The Sin of the Spies Repeated in Our Time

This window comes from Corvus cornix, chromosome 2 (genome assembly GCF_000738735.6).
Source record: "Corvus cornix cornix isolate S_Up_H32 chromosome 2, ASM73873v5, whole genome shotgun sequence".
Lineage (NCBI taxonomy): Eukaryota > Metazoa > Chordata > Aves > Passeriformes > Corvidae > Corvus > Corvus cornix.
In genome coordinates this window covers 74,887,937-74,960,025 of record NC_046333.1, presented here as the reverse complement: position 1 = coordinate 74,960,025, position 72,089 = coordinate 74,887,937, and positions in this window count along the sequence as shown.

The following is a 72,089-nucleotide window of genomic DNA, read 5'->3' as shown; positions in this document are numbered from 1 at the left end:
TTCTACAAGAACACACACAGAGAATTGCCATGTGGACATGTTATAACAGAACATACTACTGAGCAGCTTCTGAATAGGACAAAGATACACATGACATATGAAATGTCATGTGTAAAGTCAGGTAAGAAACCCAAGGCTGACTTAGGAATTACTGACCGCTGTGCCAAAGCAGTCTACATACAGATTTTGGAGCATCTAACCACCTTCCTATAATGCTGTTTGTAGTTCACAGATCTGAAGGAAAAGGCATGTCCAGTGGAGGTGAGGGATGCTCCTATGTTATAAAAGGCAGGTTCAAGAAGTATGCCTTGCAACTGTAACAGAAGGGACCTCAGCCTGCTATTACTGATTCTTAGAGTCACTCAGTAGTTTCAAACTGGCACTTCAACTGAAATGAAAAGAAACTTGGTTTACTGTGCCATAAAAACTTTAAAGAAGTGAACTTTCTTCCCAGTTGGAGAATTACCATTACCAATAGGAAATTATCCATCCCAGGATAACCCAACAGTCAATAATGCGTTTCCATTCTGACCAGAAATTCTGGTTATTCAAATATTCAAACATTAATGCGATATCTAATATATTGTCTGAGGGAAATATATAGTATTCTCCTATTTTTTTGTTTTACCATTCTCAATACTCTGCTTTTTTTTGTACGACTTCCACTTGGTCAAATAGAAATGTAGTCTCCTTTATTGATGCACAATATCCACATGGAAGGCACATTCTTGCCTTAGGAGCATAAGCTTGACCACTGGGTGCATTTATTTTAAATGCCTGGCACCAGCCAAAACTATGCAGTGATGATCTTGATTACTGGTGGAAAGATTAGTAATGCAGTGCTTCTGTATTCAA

The Torah was not given to be lived in the wilderness of Sinai, but in the hills and valleys of Eretz Yisrael. In desiring to keep only the spiritual side of Torah, and not its holy, earthly component, the Spies brought about the death of their entire generation. The lack of faith they displayed in rebelling against the commandment to settle in the Promised Land, reverberates through the annals of Jewish history. Any Jewish outlook that undermines our connection to Eretz Yisrael is destined to fail, because the Judaism of exile is by its very nature, temporary. The only way to truly strengthen Judaism in the Diaspora is to strengthen its connection to the Land of Israel, by linking Diaspora Judaism to the source of Divine Jewish life and holiness in Eretz Yisrael. No matter how pleasant certain exiles may seem, Jewish life outside of Israel is an abnormal situation, and unhealthy Judaism. “One should always live in Eretz Yisrael; even in a city where the majority consists of gentiles. He shouldn’t live outside Israel even in a city where the majority consists of Jews. For whoever lives outside of Israel is compared to someone who worships idols” (Rambam, Laws of Kings Chapter 5), (Based on Ketubot 110b). The strengthening of Torah learning in exile does not minimize the need to be in the Land of Israel, as in the future the synagogues and study halls of Babylon will be reestablished in Eretz Yisrael (Babylonian Talmud, Megillah 29a). “Someone who builds a big stone house unnecessarily in the Diaspora, in order to have more space, is considered as despairing of the coming redemption. His building becomes a danger rather than a protection for him (Chatam Sofer, Yore Deah 138). The final Redemption from Egypt was engendered by the courage of Nachshon ben Aminadav when he stepped into the Reed Sea, which only parted when it reached his neck. We are fortunate to be living on the edge of redemption. To undo the sin of the Spies, we need to show courage and trust that Hashem has given us this entire land to live in, and that when we trust in Him, He will protect us. The Spies who made the Israelites lose hope, brought back from Israel the very same fruits of the land through which Hashem will grant us His ultimate protection. As the prophet proclaims: “But they shall dwell every man under his vine and under his fig-tree; and none shall make them afraid; for the mouth of Hashem of hosts has spoken” (Michah 4:4). May we merit bringing this messianic vision to fruition speedily in our days!